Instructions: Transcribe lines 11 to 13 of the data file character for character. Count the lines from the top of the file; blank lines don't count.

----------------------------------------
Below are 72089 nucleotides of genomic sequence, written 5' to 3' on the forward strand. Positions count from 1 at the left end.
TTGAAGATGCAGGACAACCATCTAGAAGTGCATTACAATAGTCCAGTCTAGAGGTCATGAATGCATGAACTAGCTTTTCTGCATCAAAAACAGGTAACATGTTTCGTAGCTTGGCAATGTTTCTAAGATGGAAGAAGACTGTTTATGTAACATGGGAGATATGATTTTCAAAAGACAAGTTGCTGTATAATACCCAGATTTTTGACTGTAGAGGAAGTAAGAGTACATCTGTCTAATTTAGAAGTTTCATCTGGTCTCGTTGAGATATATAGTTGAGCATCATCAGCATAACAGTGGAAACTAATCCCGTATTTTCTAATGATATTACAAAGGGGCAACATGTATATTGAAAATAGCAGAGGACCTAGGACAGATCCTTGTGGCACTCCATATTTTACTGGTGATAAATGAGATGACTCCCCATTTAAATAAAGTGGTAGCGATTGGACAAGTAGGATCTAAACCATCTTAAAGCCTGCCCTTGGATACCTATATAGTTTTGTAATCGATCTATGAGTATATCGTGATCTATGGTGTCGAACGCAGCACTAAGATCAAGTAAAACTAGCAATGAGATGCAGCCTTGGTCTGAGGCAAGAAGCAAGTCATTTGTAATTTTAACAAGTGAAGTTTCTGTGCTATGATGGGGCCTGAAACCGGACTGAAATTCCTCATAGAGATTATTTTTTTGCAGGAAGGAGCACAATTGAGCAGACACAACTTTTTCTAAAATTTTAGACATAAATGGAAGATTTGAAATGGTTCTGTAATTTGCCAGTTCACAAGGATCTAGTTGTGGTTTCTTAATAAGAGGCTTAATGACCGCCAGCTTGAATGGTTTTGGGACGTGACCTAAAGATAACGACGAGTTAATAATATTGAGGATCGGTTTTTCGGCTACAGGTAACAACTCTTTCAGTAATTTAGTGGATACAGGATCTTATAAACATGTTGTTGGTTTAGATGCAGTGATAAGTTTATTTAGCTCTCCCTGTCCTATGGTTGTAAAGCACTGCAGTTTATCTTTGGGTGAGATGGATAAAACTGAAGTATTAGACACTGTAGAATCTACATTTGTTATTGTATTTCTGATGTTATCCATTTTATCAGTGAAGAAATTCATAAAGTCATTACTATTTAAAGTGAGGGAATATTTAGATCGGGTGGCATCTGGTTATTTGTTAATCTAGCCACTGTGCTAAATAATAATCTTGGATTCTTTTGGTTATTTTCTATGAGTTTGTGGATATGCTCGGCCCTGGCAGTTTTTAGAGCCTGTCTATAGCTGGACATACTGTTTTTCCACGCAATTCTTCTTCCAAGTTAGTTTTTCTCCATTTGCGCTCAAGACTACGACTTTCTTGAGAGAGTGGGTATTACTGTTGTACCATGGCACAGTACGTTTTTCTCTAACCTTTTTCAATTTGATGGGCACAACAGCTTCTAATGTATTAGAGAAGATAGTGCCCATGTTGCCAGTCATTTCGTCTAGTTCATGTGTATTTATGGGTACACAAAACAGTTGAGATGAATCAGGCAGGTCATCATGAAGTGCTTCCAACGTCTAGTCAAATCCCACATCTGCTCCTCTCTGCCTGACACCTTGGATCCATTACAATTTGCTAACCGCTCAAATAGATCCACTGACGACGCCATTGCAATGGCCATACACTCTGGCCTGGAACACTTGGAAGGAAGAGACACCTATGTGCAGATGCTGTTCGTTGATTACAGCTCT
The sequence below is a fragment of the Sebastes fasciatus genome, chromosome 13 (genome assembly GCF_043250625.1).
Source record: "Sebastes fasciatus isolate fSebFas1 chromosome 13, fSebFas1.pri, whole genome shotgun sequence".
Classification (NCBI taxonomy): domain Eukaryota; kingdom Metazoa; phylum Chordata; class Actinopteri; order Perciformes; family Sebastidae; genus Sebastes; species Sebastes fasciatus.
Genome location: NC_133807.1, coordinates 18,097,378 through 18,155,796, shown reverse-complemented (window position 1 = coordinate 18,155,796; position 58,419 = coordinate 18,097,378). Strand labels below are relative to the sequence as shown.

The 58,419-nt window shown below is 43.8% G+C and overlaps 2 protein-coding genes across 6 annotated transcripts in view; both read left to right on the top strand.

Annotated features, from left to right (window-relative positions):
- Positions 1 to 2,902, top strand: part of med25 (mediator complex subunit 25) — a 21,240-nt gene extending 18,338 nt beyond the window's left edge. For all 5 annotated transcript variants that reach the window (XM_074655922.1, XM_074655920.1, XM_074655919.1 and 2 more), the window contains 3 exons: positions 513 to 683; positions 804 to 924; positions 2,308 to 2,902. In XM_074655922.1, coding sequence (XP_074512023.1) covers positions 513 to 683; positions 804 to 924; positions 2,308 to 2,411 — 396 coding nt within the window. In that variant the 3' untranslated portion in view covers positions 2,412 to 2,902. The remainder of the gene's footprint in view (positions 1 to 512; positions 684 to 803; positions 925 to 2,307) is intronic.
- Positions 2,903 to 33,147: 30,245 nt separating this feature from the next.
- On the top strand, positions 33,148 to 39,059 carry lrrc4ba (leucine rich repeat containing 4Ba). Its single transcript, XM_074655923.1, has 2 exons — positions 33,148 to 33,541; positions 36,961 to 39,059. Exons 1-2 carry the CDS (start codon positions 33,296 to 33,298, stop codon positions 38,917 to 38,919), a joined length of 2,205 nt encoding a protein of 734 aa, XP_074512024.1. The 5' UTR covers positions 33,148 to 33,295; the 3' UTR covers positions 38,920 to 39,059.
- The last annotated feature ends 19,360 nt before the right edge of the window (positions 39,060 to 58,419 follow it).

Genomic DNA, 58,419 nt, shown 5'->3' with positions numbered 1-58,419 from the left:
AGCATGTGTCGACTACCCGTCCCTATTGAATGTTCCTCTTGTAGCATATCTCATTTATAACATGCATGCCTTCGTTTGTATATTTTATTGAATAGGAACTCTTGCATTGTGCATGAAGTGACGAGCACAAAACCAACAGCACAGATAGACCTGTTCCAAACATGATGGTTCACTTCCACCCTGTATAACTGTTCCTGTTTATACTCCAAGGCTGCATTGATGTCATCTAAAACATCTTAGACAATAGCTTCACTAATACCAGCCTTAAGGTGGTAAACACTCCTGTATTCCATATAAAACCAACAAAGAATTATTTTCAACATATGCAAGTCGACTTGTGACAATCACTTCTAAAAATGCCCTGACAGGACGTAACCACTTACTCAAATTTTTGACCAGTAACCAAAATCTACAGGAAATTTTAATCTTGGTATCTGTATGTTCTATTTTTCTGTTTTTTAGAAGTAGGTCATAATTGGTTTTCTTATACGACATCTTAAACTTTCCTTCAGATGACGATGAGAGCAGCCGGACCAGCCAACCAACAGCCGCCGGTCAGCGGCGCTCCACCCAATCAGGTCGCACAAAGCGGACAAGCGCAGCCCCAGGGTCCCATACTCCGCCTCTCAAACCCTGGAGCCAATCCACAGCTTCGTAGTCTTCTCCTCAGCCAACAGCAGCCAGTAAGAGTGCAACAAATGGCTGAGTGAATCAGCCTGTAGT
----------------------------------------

- On the top strand, positions 33,148 to 39,059 carry lrrc4ba (leucine rich repeat containing 4Ba). Its single transcript, XM_074655923.1, has 2 exons — positions 33,148 to 33,541; positions 36,961 to 39,059. Exons 1-2 carry the CDS (start codon positions 33,296 to 33,298, stop codon positions 38,917 to 38,919), a joined length of 2,205 nt encoding a protein of 734 aa, XP_074512024.1. The 5' UTR covers positions 33,148 to 33,295; the 3' UTR covers positions 38,920 to 39,059.
- The last annotated feature ends 19,360 nt before the right edge of the window (positions 39,060 to 58,419 follow it).

Genomic DNA, 58,419 nt, shown 5'->3' with positions numbered 1-58,419 from the left: